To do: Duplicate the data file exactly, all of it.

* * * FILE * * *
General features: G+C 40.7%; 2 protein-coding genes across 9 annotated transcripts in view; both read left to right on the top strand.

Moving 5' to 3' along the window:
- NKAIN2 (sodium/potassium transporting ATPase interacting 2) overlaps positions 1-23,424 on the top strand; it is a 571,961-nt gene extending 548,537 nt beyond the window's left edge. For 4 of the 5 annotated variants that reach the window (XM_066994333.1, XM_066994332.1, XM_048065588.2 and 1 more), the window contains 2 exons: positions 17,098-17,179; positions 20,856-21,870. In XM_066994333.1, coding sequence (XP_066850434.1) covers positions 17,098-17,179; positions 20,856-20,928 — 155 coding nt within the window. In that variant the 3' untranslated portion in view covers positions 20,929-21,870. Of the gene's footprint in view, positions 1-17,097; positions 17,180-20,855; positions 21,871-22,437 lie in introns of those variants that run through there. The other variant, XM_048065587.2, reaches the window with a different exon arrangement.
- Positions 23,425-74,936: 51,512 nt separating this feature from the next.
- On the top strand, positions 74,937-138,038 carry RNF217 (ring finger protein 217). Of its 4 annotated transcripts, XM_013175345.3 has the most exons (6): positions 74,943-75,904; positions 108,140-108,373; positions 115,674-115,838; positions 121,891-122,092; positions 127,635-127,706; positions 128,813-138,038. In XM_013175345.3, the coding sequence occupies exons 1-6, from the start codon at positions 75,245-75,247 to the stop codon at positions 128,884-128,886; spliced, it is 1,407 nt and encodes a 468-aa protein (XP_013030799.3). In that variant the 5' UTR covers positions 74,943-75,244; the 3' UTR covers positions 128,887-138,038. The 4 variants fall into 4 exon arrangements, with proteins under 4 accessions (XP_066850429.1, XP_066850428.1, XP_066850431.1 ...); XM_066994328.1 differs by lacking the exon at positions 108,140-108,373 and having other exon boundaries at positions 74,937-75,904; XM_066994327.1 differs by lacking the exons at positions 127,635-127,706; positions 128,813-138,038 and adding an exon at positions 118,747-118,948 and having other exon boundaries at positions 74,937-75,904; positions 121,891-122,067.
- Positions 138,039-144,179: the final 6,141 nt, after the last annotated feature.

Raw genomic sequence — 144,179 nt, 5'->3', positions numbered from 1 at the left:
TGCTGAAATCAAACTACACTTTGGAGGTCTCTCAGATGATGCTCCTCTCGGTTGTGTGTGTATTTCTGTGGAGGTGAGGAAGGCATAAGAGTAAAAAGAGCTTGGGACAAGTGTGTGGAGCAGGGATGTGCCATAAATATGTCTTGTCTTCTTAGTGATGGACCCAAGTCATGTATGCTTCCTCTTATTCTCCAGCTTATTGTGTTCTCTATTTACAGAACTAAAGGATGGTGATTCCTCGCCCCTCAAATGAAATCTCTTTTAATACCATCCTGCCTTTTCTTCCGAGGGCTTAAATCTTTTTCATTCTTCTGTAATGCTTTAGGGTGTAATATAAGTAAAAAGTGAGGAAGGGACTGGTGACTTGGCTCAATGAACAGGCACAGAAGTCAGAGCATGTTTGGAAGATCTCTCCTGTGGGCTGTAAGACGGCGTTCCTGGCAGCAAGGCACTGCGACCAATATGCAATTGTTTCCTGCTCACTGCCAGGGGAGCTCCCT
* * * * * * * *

General features: G+C 40.7%; 2 protein-coding genes across 9 annotated transcripts in view; both read left to right on the top strand.

Moving 5' to 3' along the window:
- NKAIN2 (sodium/potassium transporting ATPase interacting 2) overlaps positions 1-23,424 on the top strand; it is a 571,961-nt gene extending 548,537 nt beyond the window's left edge. For 4 of the 5 annotated variants that reach the window (XM_066994333.1, XM_066994332.1, XM_048065588.2 and 1 more), the window contains 2 exons: positions 17,098-17,179; positions 20,856-21,870. In XM_066994333.1, coding sequence (XP_066850434.1) covers positions 17,098-17,179; positions 20,856-20,928 — 155 coding nt within the window. In that variant the 3' untranslated portion in view covers positions 20,929-21,870. Of the gene's footprint in view, positions 1-17,097; positions 17,180-20,855; positions 21,871-22,437 lie in introns of those variants that run through there. The other variant, XM_048065587.2, reaches the window with a different exon arrangement.
- Positions 23,425-74,936: 51,512 nt separating this feature from the next.
- On the top strand, positions 74,937-138,038 carry RNF217 (ring finger protein 217). Of its 4 annotated transcripts, XM_013175345.3 has the most exons (6): positions 74,943-75,904; positions 108,140-108,373; positions 115,674-115,838; positions 121,891-122,092; positions 127,635-127,706; positions 128,813-138,038. In XM_013175345.3, the coding sequence occupies exons 1-6, from the start codon at positions 75,245-75,247 to the stop codon at positions 128,884-128,886; spliced, it is 1,407 nt and encodes a 468-aa protein (XP_013030799.3). In that variant the 5' UTR covers positions 74,943-75,244; the 3' UTR covers positions 128,887-138,038. The 4 variants fall into 4 exon arrangements, with proteins under 4 accessions (XP_066850429.1, XP_066850428.1, XP_066850431.1 ...); XM_066994328.1 differs by lacking the exon at positions 108,140-108,373 and having other exon boundaries at positions 74,937-75,904; XM_066994327.1 differs by lacking the exons at positions 127,635-127,706; positions 128,813-138,038 and adding an exon at positions 118,747-118,948 and having other exon boundaries at positions 74,937-75,904; positions 121,891-122,067.
- Positions 138,039-144,179: the final 6,141 nt, after the last annotated feature.

Raw genomic sequence — 144,179 nt, 5'->3', positions numbered from 1 at the left:
TGCTGAAATCAAACTACACTTTGGAGGTCTCTCAGATGATGCTCCTCTCGGTTGTGTGTGTATTTCTGTGGAGGTGAGGAAGGCATAAGAGTAAAAAGAGCTTGGGACAAGTGTGTGGAGCAGGGATGTGCCATAAATATGTCTTGTCTTCTTAGTGATGGACCCAAGTCATGTATGCTTCCTCTTATTCTCCAGCTTATTGTGTTCTCTATTTACAGAACTAAAGGATGGTGATTCCTCGCCCCTCAAATGAAATCTCTTTTAATACCATCCTGCCTTTTCTTCCGAGGGCTTAAATCTTTTTCATTCTTCTGTAATGCTTTAGGGTGTAATATAAGTAAAAAGTGAGGAAGGGACTGGTGACTTGGCTCAATGAACAGGCACAGAAGTCAGAGCATGTTTGGAAGATCTCTCCTGTGGGCTGTAAGACGGCGTTCCTGGCAGCAAGGCACTGCGACCAATATGCAATTGTTTCCTGCTCACTGCCAGGGGAGCTCCCT